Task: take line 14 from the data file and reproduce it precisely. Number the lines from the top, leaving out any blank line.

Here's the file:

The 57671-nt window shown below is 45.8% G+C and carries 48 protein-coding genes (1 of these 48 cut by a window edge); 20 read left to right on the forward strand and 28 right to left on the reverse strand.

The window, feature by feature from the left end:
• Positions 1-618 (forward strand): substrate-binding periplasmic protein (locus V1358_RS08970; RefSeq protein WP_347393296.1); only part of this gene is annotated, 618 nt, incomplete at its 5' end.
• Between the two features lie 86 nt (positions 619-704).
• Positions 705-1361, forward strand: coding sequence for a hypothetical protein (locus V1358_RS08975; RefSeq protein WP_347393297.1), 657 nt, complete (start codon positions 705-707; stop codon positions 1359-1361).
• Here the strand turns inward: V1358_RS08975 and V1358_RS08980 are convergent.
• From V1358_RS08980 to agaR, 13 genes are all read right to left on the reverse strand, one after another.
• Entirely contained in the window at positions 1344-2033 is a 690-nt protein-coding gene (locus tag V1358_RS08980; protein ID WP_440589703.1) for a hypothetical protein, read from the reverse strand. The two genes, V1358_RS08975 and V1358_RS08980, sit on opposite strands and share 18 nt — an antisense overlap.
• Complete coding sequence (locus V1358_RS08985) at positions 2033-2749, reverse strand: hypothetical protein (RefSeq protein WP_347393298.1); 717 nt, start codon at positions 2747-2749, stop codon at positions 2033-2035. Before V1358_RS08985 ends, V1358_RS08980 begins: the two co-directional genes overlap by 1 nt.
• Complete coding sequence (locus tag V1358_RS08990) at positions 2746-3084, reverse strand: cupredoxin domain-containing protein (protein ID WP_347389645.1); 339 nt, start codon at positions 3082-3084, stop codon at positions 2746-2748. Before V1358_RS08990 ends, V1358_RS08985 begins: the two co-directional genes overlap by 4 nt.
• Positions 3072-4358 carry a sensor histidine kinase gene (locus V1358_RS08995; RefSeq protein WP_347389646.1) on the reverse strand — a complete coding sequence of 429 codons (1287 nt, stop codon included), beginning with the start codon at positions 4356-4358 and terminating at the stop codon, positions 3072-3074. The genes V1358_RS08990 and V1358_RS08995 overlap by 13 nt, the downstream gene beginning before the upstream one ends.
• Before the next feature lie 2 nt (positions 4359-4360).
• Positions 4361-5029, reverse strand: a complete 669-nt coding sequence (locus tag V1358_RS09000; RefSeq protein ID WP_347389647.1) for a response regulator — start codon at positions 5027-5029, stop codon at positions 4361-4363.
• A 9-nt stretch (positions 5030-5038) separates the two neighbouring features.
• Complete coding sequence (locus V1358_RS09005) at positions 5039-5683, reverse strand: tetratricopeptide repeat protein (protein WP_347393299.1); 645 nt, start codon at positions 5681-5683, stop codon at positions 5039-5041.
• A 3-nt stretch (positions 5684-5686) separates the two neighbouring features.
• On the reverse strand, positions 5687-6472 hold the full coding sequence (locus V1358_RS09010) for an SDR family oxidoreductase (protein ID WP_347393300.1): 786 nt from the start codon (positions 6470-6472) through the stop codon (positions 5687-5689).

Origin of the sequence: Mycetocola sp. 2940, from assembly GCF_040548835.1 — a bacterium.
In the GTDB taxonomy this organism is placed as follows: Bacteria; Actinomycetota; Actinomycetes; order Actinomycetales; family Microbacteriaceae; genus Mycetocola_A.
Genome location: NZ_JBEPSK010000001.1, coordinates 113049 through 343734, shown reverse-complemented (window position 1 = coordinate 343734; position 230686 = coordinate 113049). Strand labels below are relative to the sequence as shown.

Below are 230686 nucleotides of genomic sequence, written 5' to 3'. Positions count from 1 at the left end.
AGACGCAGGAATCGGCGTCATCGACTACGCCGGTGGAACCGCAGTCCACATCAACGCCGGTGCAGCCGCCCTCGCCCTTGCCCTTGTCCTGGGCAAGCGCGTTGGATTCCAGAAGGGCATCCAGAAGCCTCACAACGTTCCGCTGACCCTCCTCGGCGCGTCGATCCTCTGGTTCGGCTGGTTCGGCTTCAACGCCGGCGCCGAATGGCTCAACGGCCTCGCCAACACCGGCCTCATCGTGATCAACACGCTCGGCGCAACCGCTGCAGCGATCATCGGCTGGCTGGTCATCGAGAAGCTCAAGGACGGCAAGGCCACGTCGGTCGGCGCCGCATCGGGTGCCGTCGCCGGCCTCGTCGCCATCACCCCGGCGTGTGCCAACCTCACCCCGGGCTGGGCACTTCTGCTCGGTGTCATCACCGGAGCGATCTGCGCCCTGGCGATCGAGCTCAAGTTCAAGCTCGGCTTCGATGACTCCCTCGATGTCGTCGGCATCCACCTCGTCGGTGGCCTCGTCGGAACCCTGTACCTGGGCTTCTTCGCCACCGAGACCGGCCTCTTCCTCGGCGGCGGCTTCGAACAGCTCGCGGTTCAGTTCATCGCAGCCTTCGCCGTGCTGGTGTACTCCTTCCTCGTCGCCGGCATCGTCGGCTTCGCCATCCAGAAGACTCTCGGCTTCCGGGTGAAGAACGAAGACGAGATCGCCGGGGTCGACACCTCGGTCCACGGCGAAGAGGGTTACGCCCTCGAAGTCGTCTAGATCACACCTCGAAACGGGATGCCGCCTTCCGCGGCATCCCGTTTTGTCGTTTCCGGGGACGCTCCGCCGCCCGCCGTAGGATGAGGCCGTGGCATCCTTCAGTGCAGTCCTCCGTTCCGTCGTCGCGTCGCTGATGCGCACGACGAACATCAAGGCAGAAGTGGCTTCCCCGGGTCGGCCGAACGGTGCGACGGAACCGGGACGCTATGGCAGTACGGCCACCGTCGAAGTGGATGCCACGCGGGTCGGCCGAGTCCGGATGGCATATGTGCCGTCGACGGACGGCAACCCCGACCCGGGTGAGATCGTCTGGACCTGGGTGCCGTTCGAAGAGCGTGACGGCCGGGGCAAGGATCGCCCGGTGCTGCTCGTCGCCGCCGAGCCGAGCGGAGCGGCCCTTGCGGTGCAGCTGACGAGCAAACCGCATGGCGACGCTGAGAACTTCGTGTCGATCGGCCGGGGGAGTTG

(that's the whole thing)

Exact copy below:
• A 9-nt stretch (positions 5030-5038) separates the two neighbouring features.